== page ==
Wednesday April 16, 2014
Twitter announced this week it has agreed to buy one of its data partners, a social media monitoring company called Gnip, which sells data about social media activity to businesses.
In announcing the deal, Twitter vice president Jana Messerschmidt wrote that "Gnip has played a crucial role in collecting and digesting our public data and delivering the most essential Tweets to partners."
Gnip collects and redistributes data from a variety of social networks besides Twitter, including YouTube, Facebook, Instagram, Tumblr, WordPress, Foursquare, Flickr and others.
In its blog post explaining the sale, Gnip said it has distributed more than 2.3 trillion tweets to customers during its four-year partnership with Twitter.
Tuesday April 15, 2014
Highlights of social media news during the past week:
1. Pin It: Publishers on four additional platforms can now offer Pinterest Pin-it buttons so their site visitors can more easily grab images and post them to the image-sharing site. Those platforms are WordPress.org, Blogger, Tumblr and Wix.
2. Facebook's Messenger Hand Off: Facebook is discontinuing support for the messaging feature built into its standard mobile app, in an effort to encourage people to download its standalone Messenger app.
3. Tweeting Not That Popular: New data suggests fewer Twitter users actually write and send tweets than you may have thought. The full news wrap is here.
Sunday April 13, 2014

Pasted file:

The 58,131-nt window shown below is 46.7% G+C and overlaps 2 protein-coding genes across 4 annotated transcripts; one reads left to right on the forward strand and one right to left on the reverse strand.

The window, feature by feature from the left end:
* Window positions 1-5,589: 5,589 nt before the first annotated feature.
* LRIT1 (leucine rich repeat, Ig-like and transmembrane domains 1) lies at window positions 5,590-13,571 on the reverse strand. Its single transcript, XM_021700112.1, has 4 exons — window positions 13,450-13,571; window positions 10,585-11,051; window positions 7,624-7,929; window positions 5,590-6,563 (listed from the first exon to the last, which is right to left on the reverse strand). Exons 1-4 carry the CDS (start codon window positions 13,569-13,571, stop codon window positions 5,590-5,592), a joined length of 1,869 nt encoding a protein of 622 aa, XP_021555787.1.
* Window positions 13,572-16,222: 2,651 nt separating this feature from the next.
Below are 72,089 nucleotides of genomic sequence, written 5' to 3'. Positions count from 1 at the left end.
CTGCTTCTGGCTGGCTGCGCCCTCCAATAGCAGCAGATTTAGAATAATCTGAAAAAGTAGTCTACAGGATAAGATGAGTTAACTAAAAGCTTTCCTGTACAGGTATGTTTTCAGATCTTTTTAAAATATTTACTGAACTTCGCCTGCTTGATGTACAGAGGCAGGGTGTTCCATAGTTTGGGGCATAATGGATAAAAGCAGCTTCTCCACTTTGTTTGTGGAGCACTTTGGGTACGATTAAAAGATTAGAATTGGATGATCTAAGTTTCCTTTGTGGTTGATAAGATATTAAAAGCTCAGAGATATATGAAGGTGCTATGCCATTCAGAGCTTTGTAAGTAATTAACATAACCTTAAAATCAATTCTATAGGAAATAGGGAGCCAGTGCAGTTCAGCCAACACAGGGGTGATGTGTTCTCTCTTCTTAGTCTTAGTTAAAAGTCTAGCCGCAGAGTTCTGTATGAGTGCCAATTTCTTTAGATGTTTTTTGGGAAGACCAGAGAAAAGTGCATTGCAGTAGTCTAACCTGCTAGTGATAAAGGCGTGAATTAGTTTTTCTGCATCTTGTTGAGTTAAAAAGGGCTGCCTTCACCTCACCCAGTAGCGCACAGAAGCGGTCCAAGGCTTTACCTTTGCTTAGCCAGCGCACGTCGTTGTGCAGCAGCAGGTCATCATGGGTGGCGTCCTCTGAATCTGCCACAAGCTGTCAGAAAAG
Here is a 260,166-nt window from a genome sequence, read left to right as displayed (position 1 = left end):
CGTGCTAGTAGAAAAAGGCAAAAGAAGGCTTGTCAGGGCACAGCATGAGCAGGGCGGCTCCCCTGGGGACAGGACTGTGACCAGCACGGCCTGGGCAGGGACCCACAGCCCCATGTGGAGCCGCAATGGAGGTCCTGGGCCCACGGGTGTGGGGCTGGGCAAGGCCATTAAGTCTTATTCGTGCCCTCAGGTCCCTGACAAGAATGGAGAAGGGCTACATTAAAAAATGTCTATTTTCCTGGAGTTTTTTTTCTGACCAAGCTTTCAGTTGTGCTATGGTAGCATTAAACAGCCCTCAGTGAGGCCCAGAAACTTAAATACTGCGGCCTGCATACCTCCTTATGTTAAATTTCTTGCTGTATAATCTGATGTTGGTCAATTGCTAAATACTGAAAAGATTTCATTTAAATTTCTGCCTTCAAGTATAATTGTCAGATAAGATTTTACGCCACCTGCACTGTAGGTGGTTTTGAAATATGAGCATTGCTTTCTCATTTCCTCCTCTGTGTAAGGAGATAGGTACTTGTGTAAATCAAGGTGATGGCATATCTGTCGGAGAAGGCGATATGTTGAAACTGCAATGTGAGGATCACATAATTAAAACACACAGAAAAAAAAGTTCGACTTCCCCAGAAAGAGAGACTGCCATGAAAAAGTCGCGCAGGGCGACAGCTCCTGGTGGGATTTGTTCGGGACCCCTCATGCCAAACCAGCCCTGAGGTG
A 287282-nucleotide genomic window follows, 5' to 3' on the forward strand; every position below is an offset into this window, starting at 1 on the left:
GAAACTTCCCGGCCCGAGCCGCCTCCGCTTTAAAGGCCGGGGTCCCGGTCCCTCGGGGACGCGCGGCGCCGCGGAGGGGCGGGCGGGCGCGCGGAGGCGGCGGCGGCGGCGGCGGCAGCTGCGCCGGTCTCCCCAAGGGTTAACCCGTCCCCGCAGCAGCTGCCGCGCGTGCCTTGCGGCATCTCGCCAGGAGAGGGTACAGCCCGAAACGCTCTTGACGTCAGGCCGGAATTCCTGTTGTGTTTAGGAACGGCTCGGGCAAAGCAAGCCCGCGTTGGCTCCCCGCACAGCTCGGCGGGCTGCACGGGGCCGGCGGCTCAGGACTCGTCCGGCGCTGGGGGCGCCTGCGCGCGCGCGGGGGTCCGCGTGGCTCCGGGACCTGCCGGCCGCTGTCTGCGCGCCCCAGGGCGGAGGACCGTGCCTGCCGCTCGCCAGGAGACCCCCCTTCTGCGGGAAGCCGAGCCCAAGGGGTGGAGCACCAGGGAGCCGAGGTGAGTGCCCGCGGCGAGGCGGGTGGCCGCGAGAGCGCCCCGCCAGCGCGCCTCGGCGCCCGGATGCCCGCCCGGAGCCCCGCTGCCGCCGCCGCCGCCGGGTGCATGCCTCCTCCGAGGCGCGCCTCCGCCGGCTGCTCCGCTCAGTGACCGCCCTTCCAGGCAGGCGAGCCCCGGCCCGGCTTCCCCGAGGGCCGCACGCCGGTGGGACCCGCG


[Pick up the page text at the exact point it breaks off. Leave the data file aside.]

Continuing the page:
Twitter announced an all-new look for its profile pages this week, with bigger images and fonts, new filters to sort tweets and a few nifty touches such as the ability to "pin" a tweet to the top of your timeline.
The First Lady's profile shows the new Twitter layout
The new profiles are more visually appealing and will roll out gradually to users. The layout changes appear to be aimed at making Twitter's complicated messaging service more attractive to novice users, as well as to give people more reasons to use the profile pages by making the more dynamic. (They also come just a couple of weeks after changes Twitter made to allow more photos
to be easily embedded in tweets.)
Here's what you need to know about the new layout, file size and picture dimensions for content on Twitter's updated profile pages.
Thursday April 10, 2014
Facebook opened fire on spam in its news feeds today, vowing to reduce the volume of unwanted content that it shows by targeting three types of posts that are commonly made by businesses on their Facebook pages.
Link bait (courtesy of Facebook)
First, Facebook said it will give less attention to posts that beg for attention by asking people directly to click the like button, submit a comment or share the posts.
Second, the network said it would demote duplicate content--photos and videos that have posted repeatedly or recirculated.
Third on Facebook's new anti-spam list are deceptive links, ones that tease with a promise of one thing and then deliver something else after users click.
On its blog, Facebook made the announcement and said the goal was " to reduce stories that people frequently tell us are spammy and that they don't want to see." All three of these types of posts are associated with low-quality content, the network said, and therefore will be shown less frequently in news feeds in the future.
Learn more about these common mistakes businesses make on Facebook.